Explore other options to fight hate speech, CSO tell FG

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Social Media Bill: CSO demands other options to fight hate speech

By Gabriel Ewepu

AS the protection from internet falsehoods and Manipulation and Other Related Matters Bill, 2019, also known as Social Media Bill continues to be shrouded with controversy at the National Assembly, a Civil Society Organisation, CSO, Centre for Liberty, CFL, Wednesday, demanded other options to fight hate speech and fake news in view of not infringing on fundamental human rights of Nigerians under democracy.



This was the position of CFL at a press conference held in Abuja, where its conveners, Adebayo Raphael, Adebayo Raphael, Deji Adeyanju, Ariyo-Dare Atoye, and Assistant Project Officer, CFL, stated that from the assessment of the Bill it should be withdrawn “because it is unfit for a democratic country like Nigeria”.

“There are democratic solutions that Nigeria can create or adopt from other democratic nations around the world, to tackle the problem of Fake News without violating citizens’ rights to Freedom of Expression as guaranteed by the Constitution of the Federal Republic of Nigeria.

“On Thursday, August 13, 2020, Center for Liberty in collaboration with other human rights organizations, activists and lawyers held a strategy review meeting to review a document titled ‘Democratic Solutions to Fake News In Nigeria.’ The document was presented by Ms Chieme Ogbeyialu Chukwu Esq. – a Democratic Strategy Consultant for Center for Liberty.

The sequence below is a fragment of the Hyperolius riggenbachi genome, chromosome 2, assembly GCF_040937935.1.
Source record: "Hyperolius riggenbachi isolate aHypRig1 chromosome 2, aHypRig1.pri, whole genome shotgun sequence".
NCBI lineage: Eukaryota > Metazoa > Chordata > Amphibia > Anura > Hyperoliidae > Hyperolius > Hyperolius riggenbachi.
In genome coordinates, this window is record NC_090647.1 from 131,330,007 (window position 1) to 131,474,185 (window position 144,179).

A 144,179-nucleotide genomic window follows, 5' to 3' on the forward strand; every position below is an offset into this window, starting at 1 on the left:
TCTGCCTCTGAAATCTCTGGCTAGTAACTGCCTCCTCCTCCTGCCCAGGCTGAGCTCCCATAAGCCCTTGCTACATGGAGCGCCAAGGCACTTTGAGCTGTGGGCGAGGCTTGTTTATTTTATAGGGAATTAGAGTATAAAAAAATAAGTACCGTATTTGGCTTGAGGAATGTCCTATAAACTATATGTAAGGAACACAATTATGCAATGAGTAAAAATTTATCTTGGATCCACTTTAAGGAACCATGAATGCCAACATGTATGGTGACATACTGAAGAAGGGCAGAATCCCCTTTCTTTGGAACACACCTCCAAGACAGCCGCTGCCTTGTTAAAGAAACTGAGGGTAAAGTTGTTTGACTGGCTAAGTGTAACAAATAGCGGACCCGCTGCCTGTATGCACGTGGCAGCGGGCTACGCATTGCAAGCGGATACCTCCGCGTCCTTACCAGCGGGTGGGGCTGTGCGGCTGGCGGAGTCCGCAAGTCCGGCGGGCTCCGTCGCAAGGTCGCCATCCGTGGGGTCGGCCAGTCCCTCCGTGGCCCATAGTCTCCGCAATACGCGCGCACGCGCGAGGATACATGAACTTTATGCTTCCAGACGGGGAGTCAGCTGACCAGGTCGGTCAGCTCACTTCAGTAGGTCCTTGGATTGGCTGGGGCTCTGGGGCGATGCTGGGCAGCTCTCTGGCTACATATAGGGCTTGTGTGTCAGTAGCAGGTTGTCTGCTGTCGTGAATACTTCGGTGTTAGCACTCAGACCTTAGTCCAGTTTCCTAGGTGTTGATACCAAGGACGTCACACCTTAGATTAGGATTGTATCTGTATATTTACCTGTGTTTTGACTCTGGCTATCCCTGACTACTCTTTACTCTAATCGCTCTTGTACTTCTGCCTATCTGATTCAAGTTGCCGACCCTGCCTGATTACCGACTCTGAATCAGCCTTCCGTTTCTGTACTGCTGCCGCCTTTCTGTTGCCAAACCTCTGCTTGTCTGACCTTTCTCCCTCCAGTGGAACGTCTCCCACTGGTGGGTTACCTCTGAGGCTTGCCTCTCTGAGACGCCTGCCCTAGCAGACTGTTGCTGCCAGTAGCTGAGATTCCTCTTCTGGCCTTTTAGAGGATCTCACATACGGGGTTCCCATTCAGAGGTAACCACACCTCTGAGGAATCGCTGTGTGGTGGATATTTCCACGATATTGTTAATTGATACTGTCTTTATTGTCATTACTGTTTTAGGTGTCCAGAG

“The document emphasizes how we now live in a digital world, surrounded by a deluge of information and how the internet has made the world more connected than ever, thus a threat anywhere is a threat everywhere. Fake news has in recent times raised a lot of concerns about democratic freedoms and the abuse of those freedoms. because of its impact prevalent in contemporary democratic politics.

“Our goal in engaging a democratic strategy consultant was to see how other democratic nations around the world are dealing with the problem of fake news and how Nigeria can either adopt or learn from their strategies in dealing with the problem.”

According to CFL “Turkey uses ‘The first called ‘Gunun Yalanlari’ (Lies of the day) says on its website it verifies news, photos and textual content shared on social media, and comments by politicians, among others.